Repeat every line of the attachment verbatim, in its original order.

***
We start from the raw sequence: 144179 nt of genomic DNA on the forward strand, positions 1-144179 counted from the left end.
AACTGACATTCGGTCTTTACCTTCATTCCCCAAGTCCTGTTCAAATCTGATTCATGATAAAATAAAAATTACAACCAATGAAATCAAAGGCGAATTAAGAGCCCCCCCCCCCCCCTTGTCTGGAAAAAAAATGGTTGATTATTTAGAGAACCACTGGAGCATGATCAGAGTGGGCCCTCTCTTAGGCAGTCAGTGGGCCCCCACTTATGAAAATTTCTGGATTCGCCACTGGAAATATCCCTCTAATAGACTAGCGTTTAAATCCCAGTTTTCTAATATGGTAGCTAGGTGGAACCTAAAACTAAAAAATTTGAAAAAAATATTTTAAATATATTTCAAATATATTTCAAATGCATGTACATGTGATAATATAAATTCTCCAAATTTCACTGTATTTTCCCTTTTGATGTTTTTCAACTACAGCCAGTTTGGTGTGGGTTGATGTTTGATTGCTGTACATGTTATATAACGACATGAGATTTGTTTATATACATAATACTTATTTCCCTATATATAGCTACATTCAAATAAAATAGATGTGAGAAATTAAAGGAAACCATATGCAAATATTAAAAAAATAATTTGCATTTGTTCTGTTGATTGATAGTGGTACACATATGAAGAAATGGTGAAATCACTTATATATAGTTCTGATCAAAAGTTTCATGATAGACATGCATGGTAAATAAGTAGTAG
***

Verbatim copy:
We start from the raw sequence: 144179 nt of genomic DNA on the forward strand, positions 1-144179 counted from the left end.
AACTGACATTCGGTCTTTACCTTCATTCCCCAAGTCCTGTTCAAATCTGATTCATGATAAAATAAAAATTACAACCAATGAAATCAAAGGCGAATTAAGAGCCCCCCCCCCCCCCTTGTCTGGAAAAAAAATGGTTGATTATTTAGAGAACCACTGGAGCATGATCAGAGTGGGCCCTCTCTTAGGCAGTCAGTGGGCCCCCACTTATGAAAATTTCTGGATTCGCCACTGGAAATATCCCTCTAATAGACTAGCGTTTAAATCCCAGTTTTCTAATATGGTAGCTAGGTGGAACCTAAAACTAAAAAATTTGAAAAAAATATTTTAAATATATTTCAAATATATTTCAAATGCATGTACATGTGATAATATAAATTCTCCAAATTTCACTGTATTTTCCCTTTTGATGTTTTTCAACTACAGCCAGTTTGGTGTGGGTTGATGTTTGATTGCTGTACATGTTATATAACGACATGAGATTTGTTTATATACATAATACTTATTTCCCTATATATAGCTACATTCAAATAAAATAGATGTGAGAAATTAAAGGAAACCATATGCAAATATTAAAAAAATAATTTGCATTTGTTCTGTTGATTGATAGTGGTACACATATGAAGAAATGGTGAAATCACTTATATATAGTTCTGATCAAAAGTTTCATGATAGACATGCATGGTAAATAAGTAGTAG